Cleaners hung out to dry

Protest at Parliament House on February 20. (Zoe Moffatt/ Star Weekly).

Zoe Moffatt

Gathered in front of parliament house, Victoria’s school cleaners, many of them from the west, united to protest a contract change which has slashed their hours and wages on Tuesday.

With the heat beating down on them, members from multiple unions proudly waved their flags and pumped their fists, calling for action from Education Minister Ben Carroll.

This follows an ongoing issue sparked by companies Serco and Tradeflex cutting contract hours and stripping cleaners of up to 60 per cent of their wage.

The companies were awarded school cleaning contracts by the state government at the end of last year.

United Workers Union executive director for property services Lyndal Ryan said the cleaners have been pushed into a disastrous situation.

“What these companies are doing, slashing hours, cutting corners, demanding hardworking cleaners to do more with less, is exactly why cleaners have been campaigning to bring an end to this failed model,” she said.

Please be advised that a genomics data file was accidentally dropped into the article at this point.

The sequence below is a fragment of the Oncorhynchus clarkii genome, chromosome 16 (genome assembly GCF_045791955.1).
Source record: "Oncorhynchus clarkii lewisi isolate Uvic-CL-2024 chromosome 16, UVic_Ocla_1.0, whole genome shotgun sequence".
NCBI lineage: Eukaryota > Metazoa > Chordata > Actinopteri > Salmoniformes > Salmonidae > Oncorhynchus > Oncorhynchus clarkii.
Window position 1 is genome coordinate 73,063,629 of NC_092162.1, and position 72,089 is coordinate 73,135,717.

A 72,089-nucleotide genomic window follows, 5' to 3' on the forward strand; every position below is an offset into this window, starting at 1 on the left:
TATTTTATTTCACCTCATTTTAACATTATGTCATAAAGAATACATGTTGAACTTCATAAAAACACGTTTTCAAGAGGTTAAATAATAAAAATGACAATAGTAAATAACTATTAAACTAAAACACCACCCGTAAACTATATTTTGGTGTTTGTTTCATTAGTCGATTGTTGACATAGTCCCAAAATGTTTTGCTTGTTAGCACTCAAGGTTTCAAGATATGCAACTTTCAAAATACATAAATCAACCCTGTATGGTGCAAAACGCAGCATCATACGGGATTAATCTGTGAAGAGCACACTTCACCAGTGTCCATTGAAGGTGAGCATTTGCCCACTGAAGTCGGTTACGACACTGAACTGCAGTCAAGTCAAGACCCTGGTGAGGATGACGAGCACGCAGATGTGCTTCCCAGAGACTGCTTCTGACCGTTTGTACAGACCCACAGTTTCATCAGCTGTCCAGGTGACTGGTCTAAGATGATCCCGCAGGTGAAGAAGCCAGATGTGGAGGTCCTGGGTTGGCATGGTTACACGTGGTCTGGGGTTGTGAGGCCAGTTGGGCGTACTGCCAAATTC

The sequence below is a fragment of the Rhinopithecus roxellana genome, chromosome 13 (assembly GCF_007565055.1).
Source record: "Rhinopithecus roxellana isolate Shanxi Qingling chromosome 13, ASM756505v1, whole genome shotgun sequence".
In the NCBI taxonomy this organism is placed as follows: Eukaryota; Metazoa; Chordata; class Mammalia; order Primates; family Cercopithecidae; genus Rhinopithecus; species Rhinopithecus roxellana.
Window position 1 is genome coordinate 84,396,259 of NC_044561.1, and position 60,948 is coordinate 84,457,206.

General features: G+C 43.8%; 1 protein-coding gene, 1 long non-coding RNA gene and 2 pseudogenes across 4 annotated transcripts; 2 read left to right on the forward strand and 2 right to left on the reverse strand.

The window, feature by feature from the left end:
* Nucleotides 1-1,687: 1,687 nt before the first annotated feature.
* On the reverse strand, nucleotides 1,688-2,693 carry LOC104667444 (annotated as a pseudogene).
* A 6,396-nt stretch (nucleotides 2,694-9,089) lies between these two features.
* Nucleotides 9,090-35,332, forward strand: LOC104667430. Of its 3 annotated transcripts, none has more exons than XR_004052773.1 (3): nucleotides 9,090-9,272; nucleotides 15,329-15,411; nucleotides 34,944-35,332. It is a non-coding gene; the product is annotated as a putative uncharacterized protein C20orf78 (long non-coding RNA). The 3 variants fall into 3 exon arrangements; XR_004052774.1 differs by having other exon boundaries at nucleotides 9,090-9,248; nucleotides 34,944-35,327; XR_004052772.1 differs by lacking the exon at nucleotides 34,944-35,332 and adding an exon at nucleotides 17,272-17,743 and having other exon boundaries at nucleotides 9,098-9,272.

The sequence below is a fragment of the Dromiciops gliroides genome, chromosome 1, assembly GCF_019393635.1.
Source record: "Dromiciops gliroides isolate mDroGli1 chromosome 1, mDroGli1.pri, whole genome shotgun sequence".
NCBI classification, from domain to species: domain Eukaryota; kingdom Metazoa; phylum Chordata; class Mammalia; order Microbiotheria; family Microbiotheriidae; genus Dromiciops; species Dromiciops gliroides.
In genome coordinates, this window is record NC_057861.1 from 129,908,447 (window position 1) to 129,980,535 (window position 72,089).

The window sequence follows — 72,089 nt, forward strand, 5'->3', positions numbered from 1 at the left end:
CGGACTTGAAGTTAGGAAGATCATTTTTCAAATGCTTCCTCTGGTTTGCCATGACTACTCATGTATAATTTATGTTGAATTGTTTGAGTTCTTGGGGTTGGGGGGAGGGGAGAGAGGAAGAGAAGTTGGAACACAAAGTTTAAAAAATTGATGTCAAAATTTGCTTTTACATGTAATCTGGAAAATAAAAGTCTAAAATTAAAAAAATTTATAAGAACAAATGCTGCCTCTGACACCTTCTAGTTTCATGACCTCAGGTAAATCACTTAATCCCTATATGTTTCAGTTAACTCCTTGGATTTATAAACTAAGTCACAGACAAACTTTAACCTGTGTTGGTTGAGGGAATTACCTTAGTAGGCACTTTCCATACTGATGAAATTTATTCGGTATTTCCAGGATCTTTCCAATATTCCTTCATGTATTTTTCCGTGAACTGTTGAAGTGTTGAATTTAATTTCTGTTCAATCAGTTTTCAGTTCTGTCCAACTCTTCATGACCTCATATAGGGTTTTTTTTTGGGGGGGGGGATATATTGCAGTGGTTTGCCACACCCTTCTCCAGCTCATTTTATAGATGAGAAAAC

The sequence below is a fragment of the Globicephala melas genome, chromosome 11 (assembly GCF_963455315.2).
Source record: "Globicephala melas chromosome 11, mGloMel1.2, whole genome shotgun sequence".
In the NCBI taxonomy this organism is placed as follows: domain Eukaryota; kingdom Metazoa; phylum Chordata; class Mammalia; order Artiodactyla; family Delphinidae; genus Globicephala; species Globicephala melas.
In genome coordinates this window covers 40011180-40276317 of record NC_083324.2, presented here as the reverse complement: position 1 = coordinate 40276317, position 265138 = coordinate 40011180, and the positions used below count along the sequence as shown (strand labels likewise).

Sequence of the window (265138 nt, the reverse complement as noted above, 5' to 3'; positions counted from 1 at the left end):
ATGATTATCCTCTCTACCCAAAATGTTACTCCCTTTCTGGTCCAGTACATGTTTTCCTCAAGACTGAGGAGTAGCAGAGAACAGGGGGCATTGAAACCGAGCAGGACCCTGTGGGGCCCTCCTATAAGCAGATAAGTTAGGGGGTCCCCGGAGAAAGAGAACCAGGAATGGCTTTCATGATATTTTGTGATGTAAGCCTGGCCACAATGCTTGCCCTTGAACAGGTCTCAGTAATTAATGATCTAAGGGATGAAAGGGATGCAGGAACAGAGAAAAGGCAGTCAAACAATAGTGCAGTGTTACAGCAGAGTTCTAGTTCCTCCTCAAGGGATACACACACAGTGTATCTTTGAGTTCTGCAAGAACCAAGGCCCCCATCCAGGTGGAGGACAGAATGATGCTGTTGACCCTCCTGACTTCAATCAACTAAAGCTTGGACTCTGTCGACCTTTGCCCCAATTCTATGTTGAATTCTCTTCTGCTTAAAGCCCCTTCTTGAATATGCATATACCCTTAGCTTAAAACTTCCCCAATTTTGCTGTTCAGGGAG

“But instead, Minister Carroll has chosen to keep this privatised system, enabling companies to profit off the Victorian taxpayer by keeping cleaners on low wages and reduced hours.

“[This has] resulted in schools being left dirty or forcing teachers to pick up the slack.”

Between speeches from cleaners and union members, the frustrated voices of many chanting ‘shame’ echoed up the steps of Parliament House.

Meanwhile driving around the city, a billboard truck called for Mr Carroll to ‘clean up this mess’.

Back on the steps protesting, school cleaner Ines Lizama said she worked as a leading hand cleaner at two schools before having her hourscut back in the changeover.

“I was devastated because I didn’t think it was going to go that far. I thought we were going to get… direct employment,” she said.

“What they have done is unbelievable. They have left everybody stranded, they haven’t got enough hours.

“I was a full timer and I’m now a part timer, and they have taken one school from me.”

As the crowd dispersed, they chanted a promise to Mr Carroll- they will be back.